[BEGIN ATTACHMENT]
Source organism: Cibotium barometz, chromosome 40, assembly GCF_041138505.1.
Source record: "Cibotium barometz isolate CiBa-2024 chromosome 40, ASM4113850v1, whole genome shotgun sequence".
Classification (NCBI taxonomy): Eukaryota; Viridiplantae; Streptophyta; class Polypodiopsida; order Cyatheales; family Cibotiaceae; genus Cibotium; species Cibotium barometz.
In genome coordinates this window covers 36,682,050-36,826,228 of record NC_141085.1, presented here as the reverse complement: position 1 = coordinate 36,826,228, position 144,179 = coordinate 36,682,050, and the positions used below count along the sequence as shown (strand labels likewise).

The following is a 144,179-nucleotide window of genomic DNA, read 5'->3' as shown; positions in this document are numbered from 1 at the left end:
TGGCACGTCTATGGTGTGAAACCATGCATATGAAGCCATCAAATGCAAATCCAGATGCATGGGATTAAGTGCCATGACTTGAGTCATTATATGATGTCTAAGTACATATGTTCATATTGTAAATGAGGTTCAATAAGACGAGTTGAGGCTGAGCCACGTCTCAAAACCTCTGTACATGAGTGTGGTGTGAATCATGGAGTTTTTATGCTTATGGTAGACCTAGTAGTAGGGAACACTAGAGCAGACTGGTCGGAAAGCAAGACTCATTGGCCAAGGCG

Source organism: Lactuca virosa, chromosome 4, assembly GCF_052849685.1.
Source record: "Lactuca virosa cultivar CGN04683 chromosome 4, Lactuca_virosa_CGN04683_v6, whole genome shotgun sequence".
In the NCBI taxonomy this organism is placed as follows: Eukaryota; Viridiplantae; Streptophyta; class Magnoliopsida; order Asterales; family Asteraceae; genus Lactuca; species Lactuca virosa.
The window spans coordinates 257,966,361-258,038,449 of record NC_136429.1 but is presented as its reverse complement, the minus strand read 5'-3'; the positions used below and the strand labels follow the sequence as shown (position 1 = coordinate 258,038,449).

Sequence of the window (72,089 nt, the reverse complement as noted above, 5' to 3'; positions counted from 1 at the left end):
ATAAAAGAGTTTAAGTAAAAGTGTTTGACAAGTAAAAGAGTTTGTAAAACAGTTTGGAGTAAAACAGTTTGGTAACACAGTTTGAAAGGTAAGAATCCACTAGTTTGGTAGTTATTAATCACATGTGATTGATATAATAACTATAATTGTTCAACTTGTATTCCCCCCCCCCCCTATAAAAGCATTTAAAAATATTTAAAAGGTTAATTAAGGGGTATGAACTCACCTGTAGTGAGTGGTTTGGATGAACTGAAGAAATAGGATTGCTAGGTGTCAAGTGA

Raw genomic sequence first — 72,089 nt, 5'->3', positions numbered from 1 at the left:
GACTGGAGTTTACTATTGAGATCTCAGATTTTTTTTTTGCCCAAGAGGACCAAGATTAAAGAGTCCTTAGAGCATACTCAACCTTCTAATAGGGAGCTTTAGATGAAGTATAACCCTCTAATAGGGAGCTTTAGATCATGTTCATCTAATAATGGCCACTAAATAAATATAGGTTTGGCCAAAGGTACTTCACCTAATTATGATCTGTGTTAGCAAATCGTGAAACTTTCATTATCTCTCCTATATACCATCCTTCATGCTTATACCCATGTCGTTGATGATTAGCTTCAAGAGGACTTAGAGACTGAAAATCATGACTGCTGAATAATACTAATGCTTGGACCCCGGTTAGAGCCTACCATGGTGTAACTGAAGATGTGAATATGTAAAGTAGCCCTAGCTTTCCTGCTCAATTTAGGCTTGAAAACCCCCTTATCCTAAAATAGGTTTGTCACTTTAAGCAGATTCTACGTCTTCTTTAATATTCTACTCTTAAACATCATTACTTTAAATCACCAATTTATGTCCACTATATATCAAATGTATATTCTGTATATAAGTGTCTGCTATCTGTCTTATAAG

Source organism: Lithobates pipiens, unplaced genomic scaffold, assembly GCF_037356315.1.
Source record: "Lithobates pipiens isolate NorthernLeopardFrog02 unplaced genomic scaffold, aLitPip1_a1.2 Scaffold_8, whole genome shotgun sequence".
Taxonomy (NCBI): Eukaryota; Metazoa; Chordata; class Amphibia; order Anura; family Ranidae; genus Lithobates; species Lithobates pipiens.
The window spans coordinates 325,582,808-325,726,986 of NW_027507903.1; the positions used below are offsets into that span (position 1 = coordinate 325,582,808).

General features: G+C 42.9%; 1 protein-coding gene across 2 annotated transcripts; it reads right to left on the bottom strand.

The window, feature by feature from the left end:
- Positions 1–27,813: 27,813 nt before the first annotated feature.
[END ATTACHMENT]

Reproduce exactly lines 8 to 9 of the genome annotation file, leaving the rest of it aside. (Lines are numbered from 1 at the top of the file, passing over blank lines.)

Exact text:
Source record: "Lactuca virosa cultivar CGN04683 chromosome 4, Lactuca_virosa_CGN04683_v6, whole genome shotgun sequence".
In the NCBI taxonomy this organism is placed as follows: Eukaryota; Viridiplantae; Streptophyta; class Magnoliopsida; order Asterales; family Asteraceae; genus Lactuca; species Lactuca virosa.